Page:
Eric Berger, Ars Technica
On Tuesday China’s Long March 5B rocket successfully launched from Wenchang Satellite Launch Center on Hainan Island, which extends into the South China Sea. The rocket carried an uncrewed trial version of its next-generation spacecraft—with a mass of nearly 22 tons—successfully into orbit.
From there, the spacecraft will attempt to raise its orbit to about 8,000km and successfully return to Earth at a high velocity. This will provide data for China’s space program as it contemplates a deep space exploration plan.
This was just the fourth launch of the large Long March 5 rocket, and the first of the 5B variant, which is nearly as powerful as United Launch Alliance’s Delta IV Heavy booster. After the second flight of this Chinese booster failed in July 2017, the rocket has successfully launched twice in the last six months, indicating it is back on track.
China is counting on the Long March 5B rocket to loft the heavy modules of a space station to be assembled in low-Earth orbit. During a post-flight news conference on Tuesday, a Chinese official confirmed the country’s plan to complete construction of this orbital outpost in 2022. It will require a dozen launches to do so. Tuesday’s successful launch also clears the way for the launch of an ambitious mission to send a lander to Mars in July.
Through its space program, China has sought to use human spaceflight as soft power and position itself as an equal to the United States in space. Several participants in Tuesday’s news conference also noted that the successful launch signified a “victory” over the Covid-19 pandemic.
If China’s space program plays out as intended, over the next few years, China will match some of NASA’s biggest achievements: construction of a modular space station in low-Earth orbit, soft-landing a science mission on Mars, and development of a deep-space capsule with similar size and capabilities to the Orion spacecraft. China has also made inroads into traditional US alliances, with a handful of European astronauts training to fly to the Chinese space station.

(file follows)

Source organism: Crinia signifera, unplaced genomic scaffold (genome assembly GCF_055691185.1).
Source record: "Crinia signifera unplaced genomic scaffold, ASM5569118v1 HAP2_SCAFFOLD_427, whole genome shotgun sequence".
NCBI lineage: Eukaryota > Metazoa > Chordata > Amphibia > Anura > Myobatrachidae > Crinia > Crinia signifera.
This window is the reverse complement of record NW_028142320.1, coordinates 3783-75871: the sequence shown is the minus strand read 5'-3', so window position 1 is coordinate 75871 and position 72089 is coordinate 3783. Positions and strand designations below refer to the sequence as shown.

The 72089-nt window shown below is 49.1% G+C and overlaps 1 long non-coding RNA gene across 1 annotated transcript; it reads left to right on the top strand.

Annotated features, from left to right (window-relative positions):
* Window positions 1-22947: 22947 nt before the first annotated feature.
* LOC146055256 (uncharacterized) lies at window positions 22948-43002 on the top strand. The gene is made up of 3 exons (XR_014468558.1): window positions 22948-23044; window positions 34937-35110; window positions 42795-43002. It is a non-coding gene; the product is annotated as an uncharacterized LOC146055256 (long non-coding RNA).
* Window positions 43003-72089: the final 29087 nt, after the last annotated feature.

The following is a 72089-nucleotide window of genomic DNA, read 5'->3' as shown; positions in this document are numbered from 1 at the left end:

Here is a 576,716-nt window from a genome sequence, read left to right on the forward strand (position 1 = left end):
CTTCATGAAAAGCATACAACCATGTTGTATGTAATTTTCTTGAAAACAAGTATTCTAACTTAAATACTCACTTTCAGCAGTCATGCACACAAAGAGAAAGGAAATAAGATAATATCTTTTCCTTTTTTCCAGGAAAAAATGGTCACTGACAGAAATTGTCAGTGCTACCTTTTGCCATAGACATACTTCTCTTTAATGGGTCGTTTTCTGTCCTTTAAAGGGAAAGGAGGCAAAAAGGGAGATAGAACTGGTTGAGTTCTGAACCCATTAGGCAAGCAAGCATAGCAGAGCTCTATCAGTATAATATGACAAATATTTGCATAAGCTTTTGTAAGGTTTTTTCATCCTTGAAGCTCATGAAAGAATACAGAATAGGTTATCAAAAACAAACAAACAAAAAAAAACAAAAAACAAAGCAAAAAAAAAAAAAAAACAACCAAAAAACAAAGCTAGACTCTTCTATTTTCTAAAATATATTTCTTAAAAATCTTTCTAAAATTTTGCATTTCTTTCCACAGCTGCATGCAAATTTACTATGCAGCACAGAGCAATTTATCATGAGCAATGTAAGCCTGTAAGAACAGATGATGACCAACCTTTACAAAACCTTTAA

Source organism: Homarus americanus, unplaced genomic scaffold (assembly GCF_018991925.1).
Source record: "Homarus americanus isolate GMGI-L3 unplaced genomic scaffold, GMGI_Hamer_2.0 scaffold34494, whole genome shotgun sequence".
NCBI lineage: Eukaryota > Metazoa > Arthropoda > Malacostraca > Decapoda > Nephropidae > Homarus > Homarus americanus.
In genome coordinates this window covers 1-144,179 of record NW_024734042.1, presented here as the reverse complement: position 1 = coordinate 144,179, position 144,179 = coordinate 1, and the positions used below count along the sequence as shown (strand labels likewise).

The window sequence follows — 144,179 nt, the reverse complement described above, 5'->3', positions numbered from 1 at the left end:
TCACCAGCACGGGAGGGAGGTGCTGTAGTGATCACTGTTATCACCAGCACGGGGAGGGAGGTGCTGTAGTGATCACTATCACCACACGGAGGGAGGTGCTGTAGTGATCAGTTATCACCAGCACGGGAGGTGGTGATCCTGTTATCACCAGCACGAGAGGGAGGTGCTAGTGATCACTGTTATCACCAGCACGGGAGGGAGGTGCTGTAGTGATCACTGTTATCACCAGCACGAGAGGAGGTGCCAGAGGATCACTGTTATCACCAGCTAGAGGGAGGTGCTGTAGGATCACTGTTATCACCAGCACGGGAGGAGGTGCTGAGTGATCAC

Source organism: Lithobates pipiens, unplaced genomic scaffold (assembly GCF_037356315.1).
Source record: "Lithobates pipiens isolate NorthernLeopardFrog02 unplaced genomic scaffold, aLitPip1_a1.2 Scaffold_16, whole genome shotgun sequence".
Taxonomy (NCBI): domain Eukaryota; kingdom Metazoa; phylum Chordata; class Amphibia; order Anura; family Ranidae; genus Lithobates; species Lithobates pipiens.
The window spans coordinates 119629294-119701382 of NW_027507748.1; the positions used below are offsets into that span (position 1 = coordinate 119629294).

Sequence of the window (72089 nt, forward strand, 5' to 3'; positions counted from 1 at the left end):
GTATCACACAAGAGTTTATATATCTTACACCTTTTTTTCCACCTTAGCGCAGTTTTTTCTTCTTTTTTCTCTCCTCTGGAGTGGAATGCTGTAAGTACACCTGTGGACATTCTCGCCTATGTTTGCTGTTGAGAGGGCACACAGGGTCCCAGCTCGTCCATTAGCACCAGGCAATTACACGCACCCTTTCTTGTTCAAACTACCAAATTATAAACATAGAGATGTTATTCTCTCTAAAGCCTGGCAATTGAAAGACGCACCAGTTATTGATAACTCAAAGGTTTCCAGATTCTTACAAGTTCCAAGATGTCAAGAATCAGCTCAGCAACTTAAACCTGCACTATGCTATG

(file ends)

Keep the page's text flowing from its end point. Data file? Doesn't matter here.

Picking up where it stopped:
Tuesday’s test was analogous to the Exploration Flight Test-1 that NASA carried out in 2014, when its Orion spacecraft launched on the Delta IV Heavy rocket. Orion flew to a peak altitude of 5,800km to test reentry at a high velocity—presumably as a precursor to future returns from lunar orbit. At the time, NASA heralded the test as the beginning of a robust deep space exploration. Orion’s next flight was due to occur in 2017.
However, in the nearly six years since, the agency’s exploration plans have been bogged down, with Orion grounded. NASA has expended more than $2 billion a year to develop the oft-delayed Space Launch System rocket, which is unlikely to make its first flight before the end of 2021 or 2022 as Boeing struggles to complete and test the rocket’s core stage. Meanwhile, China appears to be making rapid progress to catch up to the United States in human spaceflight.
This story originally appeared on Ars Technica.
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